Eaton Square Properties v Shaw – 2011, Queen’s Bench Division, 2013, Court of Appeal

Awards & Rankings

Chambers UK, Ranked Individual, 2017 – 2020

Memberships

City of Westminster and Holborn Law Society

Editorial Board Member, Landlord and Tenant Review (Sweet and Maxwell)

Education & Qualification

Trinity College Oxford

Qualified as a solicitor in 1979

Representing the landlord in a contentious (albeit unopposed) business lease renewal claim which went to trial under the First­-tier Tribunal’s Pilot Scheme for Unopposed Business Lease Renewals. Although the sole issue in dispute was rent, the case raised numerous interesting issues relating both to the court’s jurisdiction and procedure, and to the weight to be given to non-expert opinion evidence put forward by the tenant’s director. Judgment was given for the rental figure put forward by the client’s expert after the court rejected the tenant’s “expert” evidence in its entirety

Acting for a renowned dress designer whose landlord took advantage of a misunderstanding to take possession of her studios. The landlord’s real motive appeared to be to force the tenant to take a new lease at a significantly higher rent. The landlord aggressively opposed the client’s court application in circumstances where a reasonable landlord would have agreed terms, instructing senior counsel to oppose both an application for an injunction allowing the clients to resume possession and the claim to reinstate the lease, even though the clients had been excellent tenants for very many years. The matter was vital to the clients, who were unable to access their IT and other facilities vital to the operation of their business. We were able to “short-circuit” the lengthy court process by applying for an injunction; at the hearing the whole claim was resolved and the clients let back into possession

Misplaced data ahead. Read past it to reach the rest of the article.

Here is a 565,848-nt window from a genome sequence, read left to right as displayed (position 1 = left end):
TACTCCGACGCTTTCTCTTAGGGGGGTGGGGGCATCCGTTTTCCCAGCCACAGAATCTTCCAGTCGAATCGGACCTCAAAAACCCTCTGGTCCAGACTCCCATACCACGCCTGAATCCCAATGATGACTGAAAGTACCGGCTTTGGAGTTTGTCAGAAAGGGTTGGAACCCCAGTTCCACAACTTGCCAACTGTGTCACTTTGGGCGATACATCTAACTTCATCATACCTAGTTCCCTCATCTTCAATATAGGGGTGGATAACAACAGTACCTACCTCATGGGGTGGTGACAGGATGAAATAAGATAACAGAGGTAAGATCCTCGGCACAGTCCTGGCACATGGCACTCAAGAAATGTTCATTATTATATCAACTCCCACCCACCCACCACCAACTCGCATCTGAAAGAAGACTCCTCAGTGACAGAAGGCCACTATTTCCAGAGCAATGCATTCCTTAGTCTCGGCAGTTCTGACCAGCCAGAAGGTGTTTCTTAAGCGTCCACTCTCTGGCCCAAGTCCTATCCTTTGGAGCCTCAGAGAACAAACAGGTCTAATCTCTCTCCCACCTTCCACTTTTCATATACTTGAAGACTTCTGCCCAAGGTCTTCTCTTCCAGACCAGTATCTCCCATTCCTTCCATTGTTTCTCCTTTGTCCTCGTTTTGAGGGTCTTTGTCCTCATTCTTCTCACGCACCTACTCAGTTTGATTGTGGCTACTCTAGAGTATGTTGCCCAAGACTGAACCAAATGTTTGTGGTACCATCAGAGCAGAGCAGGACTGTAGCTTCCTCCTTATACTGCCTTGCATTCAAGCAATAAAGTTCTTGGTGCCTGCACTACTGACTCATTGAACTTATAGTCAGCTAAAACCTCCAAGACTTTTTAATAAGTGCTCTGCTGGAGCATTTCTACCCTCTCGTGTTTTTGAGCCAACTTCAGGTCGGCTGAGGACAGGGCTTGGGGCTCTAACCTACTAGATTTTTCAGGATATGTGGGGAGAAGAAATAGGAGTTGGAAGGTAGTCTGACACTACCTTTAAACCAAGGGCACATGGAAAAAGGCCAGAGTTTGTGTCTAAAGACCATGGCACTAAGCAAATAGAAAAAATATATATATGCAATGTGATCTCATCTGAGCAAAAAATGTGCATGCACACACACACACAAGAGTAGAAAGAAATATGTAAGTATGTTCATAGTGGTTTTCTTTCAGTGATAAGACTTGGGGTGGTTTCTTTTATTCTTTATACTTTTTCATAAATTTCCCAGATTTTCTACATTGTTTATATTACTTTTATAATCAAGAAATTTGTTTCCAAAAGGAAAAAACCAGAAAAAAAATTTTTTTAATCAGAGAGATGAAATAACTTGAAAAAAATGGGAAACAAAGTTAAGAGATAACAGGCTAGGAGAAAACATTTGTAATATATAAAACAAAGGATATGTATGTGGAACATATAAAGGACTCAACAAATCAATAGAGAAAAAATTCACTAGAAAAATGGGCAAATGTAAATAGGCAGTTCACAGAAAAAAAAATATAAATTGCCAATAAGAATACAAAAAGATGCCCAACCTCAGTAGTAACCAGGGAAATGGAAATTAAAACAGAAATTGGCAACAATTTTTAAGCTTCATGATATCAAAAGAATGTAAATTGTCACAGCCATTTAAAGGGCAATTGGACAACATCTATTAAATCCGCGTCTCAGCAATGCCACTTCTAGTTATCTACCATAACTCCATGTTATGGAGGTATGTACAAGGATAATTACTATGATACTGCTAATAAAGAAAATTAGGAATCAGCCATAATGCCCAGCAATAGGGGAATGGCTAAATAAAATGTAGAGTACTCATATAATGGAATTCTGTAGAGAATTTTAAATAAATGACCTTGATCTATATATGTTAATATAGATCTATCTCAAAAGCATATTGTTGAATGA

Andrew acted for the landlords in a long-running dispute, dating from 2017, originating in the replacement of windows in two flats in a prestigious area of Central London. These and other issues led to the tenants withholding substantial amounts of rent and service charge. Shortly before proceedings were to be issued the parties agreed to refer the dispute to mediation. Although the sum in dispute had appeared to be in the region of £70,000, at mediation the tenants unexpectedly put forward a claim for £350,000. The mediation, which lasted a day, was eventually settled on the basis of a credit of approximately £50,000 and the variation of the leases, and at a fraction of the legal costs which would have been incurred in bringing court proceedings

Andrew acted for the owners of three flats who were unable to sell or re-mortgage because the landlord of the block had been dissolved under companies legislation. After proceedings in the Companies Court involving the director of the dissolved landlord the court made an order vesting the headlease of the block of flats in a company owned by the flat-owners, who were then able to take control of the block. Re Cadmus Management Ltd (in dissolution) – 2016, Companies Court.

Eaton Square Properties v Shaw – 2011, Queen’s Bench Division, 2013, Court of Appeal

Chambers UK, Ranked Individual, 2017 – 2020

City of Westminster and Holborn Law Society

Editorial Board Member, Landlord and Tenant Review (Sweet and Maxwell)

Trinity College Oxford

Qualified as a solicitor in 1979